Hackerazzi man pleads guilty to targeting celebrities Scarlett Johansson, Mila Kunis, 50 others

Christopher Chaney pleaded guilty to nine felony counts of a 28-count wiretapping, unauthorized computer access

In a highly publicized case last year, a Florida man this week pleaded guilty to hacking into the personal e-mail accounts of more than 50 actors including  Scarlett Johansson, Mila Kunis, Renee Olstead.

Specifically Christopher Chaney, 35, pleaded guilty to nine felony counts of a 28-count indictment, including unauthorized access to protected computers, wiretapping and wire fraud, unauthorized damage to protected computers resulting in more than $5,000 loss and physical harm.

Related: From Anonymous to Hackerazzi: The year in security mischief-making

According to the DoJ, Chaney admitted that from at least November 2010 to October 2011, he hacked into the e-mail accounts of Scarlett Johansson, Mila Kunis, Renee Olstead, and others by taking the victims' e-mail addresses, clicking on the "Forgot your password?" feature, and then re-setting the victims' passwords by correctly answering their security questions using publicly available information he found by searching the Internet. Once Chaney gained exclusive control of the victims' e-mail accounts, he was able to access all of their e-mail boxes. While in the accounts, Chaney also went through their contact lists to find e-mail addresses of potential new hacking targets.

The DoJ said n pleading guilty to the wiretapping charges, Chaney admitted that, for most victims, he also changed their e-mail account settings by inserting his alias e-mail address into the forwarding feature so that a duplicate copy of all incoming e-mails to the victims-including any attachments-would be sent virtually simultaneously to Chaney without the victims' knowledge. Most victims did not check their account settings, so even after they regained control of their e-mail accounts, Chaney's alias address remained in their account settings. As a result, for many victims, copies of their incoming e-mails, including attachments, were sent to Chaney for weeks or months without their knowledge, causing Chaney to receive thousands of victim e-mails. In addition, when a victim reset his/her password to regain control of the account, Chaney sometimes hacked into the account again and reset the password, sometimes multiple times, in order to continue illegally accessing that victim's account.

Chaney admitted that as his hacking scheme became more extensive, he began using a proxy service called "Hide My IP" because he knew what he was doing was illegal and wanted to "cover his tracks" so that law enforcement agents could not trace the hacking back to his home computer. Even after his home computers were seized by law enforcement, but before he was arrested, Chaney used another computer to hack into another victim's e-mail account, the DoJ said.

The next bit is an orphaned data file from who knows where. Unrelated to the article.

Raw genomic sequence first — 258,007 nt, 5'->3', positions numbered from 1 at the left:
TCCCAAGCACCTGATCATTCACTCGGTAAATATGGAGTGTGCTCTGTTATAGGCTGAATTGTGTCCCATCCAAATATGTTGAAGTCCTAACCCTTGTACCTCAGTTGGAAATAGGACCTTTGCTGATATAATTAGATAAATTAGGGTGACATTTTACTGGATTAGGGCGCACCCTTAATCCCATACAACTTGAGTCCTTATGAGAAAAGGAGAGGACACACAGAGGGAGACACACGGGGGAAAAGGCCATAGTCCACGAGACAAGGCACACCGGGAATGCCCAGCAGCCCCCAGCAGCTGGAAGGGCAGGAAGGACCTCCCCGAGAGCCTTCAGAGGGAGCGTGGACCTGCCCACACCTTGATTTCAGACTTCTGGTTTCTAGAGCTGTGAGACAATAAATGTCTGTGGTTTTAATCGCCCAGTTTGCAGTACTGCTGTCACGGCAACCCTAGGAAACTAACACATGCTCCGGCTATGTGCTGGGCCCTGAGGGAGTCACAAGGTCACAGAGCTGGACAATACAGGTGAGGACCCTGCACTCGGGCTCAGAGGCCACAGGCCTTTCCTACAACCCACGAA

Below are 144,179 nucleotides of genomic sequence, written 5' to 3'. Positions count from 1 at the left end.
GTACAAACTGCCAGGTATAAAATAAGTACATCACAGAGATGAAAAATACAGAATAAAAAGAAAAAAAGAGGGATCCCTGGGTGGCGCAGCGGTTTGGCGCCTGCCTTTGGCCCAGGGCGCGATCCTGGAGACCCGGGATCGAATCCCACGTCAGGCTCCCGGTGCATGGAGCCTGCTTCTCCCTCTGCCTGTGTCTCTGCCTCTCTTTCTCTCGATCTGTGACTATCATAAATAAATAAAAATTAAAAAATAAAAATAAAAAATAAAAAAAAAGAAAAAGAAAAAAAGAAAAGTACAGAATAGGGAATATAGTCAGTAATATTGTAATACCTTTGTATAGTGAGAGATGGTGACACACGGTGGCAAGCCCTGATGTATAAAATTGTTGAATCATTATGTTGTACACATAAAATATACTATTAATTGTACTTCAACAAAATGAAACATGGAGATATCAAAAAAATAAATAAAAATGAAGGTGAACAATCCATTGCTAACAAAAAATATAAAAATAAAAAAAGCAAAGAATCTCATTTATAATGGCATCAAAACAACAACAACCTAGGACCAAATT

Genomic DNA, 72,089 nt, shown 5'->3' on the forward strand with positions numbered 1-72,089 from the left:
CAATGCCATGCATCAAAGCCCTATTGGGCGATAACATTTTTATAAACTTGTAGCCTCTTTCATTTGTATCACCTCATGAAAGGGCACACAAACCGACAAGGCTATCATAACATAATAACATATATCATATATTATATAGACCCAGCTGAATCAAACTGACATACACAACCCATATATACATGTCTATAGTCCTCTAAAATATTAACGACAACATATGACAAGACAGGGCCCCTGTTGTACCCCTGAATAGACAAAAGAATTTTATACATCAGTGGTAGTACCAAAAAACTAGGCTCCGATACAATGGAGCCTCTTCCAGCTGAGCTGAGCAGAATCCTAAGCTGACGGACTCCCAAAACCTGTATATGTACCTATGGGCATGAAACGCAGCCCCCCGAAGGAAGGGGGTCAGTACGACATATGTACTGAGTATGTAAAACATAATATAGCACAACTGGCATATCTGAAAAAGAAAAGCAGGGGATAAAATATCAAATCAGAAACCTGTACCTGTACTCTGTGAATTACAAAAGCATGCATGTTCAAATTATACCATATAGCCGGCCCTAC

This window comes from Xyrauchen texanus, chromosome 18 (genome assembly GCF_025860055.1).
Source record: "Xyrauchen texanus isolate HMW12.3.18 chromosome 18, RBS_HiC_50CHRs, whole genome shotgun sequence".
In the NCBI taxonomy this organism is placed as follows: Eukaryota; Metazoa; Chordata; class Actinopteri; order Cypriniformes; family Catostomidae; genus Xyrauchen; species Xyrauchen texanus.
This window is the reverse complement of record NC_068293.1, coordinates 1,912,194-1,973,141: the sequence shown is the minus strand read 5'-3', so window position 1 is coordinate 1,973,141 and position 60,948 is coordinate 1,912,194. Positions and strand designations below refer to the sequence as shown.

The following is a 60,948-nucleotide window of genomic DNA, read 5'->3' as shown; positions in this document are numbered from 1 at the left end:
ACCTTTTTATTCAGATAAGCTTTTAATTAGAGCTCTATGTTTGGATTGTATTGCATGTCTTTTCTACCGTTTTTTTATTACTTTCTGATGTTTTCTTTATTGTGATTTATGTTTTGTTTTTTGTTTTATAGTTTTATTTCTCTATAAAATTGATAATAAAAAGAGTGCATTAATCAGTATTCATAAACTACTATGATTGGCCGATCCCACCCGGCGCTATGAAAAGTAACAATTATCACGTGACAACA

Chaney further admitted that as a result of his hacking scheme, he obtained numerous private communications, private photographs, and confidential documents from the victims' e-mail accounts. The confidential documents included business contracts, scripts, letters, driver's license information, and Social Security information. On several occasions, after hacking into victim accounts, Chaney sent e-mails from the hacked accounts to friends of the victims, fraudulently posing as the victims to request more private photographs. Chaney downloaded many of the confidential documents and photographs he stole to his home computer, where he saved them on his hard drive in separate computer file folders. Chaney e-mailed many of the stolen photographs to others, including another hacker and two gossip websites. As a result, some of those stolen photographs, several of which were explicit, were later posted on the Internet, the DoJ stated. 

Each charge of unauthorized access to a protected computer carries a maximum of five years in prison, each charge of unauthorized damage to a protected computer carries a maximum charge of 10 years in prison, and each charge of wiretapping carries a maximum of five years in prison

Chaney is scheduled to be sentenced July 23, 2012.

Follow Michael Cooney on Twitter: nwwlayer8 and on Facebook

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